31 August 2021

Building the ai03 Soyuz

by Zubair Abid

So I got a couple of B-Stock ai03 Soyuz PCBs from StacksKB for soldering practice, and about three months later I’m in the mood to make it a functional macropad.

This is not the proper build guide, I’m not using stabilisers for example. For that I’d recommend the build guide on ai03’s github. There are some oversights in that text guide with respect to microcontroller and diode soldering that I’ll be covering in this blog.

Config: Since this is my first use of QMK, this will also log my initial QMK setup. The initial plan was to also showcase the configuration in this post, but I am lazy and time is short. It will come in the next post, maybe.

This build does not use a tactile reset switch (I use tweezers directly) but it is recommended if you can get your hands on some.

Components used in the build

Technically, I also used


Soldering diodes

Diodes can theoretically be soldered on either side of the PCB, but it’s much more convenient if you solder them on the back – opposite of where the switches will be put. If the PCB you got retains the silkscreen art, the backside is the side opposite it.

Front (left) and Back (right)

More importantly, the diodes should be installed such that the polarity is not reversed. The PCB silkscreen shows the orientation to use. If messed up in a consistent fashion, it would be possible to fix it in the firmware, but this is still just hearsay to me. You’ll have to look up how.

The correct orientation for the diodes

Installing them is easy: bend the legs to fit them, solder them in, and then clip off the diode legs. Keep the diode legs. They will be needed for socketing the microcontroller.

Post diode installation -- untrimmed and trimmed

Socketing the microcontroller

Important: If you are not socketing your microcontroller, install the switches first. The microcontroller once installed, blocks two switch holes, so the switches cannot be soldered in after the fact. Unless you desolder the microcontroller – and good luck with that.

Even more important: Here, installing on the right side of the board is crucial. Ensure the microcontroller/socket is installed on the back of the PCB, where we just soldered on the diodes. If you mess this up, it would still be possible to run the numpad with 18 keys instead of 20 by installing the microcontroller backwards.

Also note that the correct way to install the microcontroller is with the side with the components facing away from the PCB. The silkscreen should specify this, but in case it didn’t, the more you know.

The correct (left) vs incorrect (right) side of the PCB to install

Instead of soldering the microcontroller onto the board, I socketed it using some 28-pin machined sockets I had to clip to size. This is a good resource for how to socket your microcontroller, but I’ll reproduce the basics on here. Socketing is generally a good idea even if you don’t plan on switching out the microcontroller. If you mess up soldering while building it, sockets are far cheaper and more disposable.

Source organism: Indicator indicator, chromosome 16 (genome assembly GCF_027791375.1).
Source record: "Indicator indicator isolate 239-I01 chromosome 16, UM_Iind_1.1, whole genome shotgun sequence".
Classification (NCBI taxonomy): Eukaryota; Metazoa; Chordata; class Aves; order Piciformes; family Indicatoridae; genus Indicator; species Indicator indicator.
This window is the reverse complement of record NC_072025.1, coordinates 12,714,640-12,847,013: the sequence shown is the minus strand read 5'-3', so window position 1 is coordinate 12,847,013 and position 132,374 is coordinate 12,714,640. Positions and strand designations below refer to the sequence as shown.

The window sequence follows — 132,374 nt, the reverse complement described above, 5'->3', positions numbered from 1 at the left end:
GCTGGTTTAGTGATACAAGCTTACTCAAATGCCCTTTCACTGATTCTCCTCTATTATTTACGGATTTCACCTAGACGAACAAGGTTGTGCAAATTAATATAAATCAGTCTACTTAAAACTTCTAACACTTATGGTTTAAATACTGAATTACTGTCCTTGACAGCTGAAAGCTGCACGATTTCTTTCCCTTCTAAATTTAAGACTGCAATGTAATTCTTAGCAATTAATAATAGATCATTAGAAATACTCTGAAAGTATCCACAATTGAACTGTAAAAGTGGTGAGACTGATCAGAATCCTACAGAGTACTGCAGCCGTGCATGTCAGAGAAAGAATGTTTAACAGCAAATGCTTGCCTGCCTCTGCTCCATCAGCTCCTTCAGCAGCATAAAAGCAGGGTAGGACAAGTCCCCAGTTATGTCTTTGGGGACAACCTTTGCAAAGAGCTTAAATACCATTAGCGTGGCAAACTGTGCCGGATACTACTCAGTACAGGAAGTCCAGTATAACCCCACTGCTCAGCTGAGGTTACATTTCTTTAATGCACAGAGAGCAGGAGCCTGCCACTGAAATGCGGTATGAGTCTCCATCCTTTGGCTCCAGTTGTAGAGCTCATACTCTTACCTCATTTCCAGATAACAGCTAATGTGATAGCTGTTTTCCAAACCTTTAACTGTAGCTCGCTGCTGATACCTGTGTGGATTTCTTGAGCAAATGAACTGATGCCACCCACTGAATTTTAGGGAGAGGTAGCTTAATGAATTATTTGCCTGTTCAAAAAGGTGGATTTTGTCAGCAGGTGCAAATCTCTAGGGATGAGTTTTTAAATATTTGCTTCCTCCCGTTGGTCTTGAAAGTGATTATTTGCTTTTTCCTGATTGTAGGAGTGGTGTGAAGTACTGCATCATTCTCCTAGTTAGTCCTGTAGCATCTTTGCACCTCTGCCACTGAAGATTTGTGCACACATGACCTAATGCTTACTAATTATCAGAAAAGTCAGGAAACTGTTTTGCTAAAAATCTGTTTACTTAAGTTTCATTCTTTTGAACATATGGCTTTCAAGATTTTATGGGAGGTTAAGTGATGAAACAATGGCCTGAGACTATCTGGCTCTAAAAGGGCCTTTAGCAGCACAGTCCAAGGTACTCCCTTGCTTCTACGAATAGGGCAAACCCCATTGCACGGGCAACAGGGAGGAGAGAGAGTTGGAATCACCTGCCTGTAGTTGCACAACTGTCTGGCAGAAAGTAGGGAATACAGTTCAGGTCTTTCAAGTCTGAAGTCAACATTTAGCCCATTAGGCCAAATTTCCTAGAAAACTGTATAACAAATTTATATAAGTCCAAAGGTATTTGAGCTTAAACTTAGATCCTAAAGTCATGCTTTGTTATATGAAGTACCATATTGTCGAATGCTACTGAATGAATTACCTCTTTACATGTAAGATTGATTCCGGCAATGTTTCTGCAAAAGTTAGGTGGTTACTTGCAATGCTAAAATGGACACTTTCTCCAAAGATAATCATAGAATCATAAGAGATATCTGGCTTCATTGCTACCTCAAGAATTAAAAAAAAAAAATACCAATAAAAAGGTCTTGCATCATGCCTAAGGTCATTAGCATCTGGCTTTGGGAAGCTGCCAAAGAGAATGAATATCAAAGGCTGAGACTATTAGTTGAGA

1. Put your sockets into the board and solder one pin.

    If it’s a single line of sockets, we want it to be aligned straight. For that, heat the soldered pin up, and adjust the socket so it is perfectly straight at a 90° angle.

    I got the idea from Nicell’s Lily58 Pro build stream, timestamped link to the video.

    Confirm that the socket is on the right side of the board before soldering the rest of the pins in.

  2. Tape over the socket holes to prevent the microcontroller from fusing with the socket. Using the diode legs from earlier, poke holes in the tape. It should look something like this:

    Diode legs on taped-down sockets

  3. Put the microcontroller in through the diode legs. Solder at the base. Clip off the extra legs.

Testing the PCB

Now is a good time to test the PCB. Plug it in, flash the controller with the basic .hex file to start1, and test all the switch slots by shorting them with tweezers.

Mill-max vs soldering: Testing clearance

I initially planned to mill-max the Soyuz. The initial concern was that the PCB would fall off as it was not soldered in with the switches, but that proved to not be a concern in the short test I did.

The concern was that after socketing the microcontroller, there is almost no clearance for the USB cable as the port is inset (this will depend on the sockets you get). In my case, there is barely enough clearance on soldering switches in, but when mill-maxed (as the switch sits a bit higher, and thus the PCB a bit lower), there is none.

Barely any clearance


I currently do not have rubber feet, and the screws are scratching my deskmat.

Foam works surprisingly well. No friction,

tags: keyboards - build log
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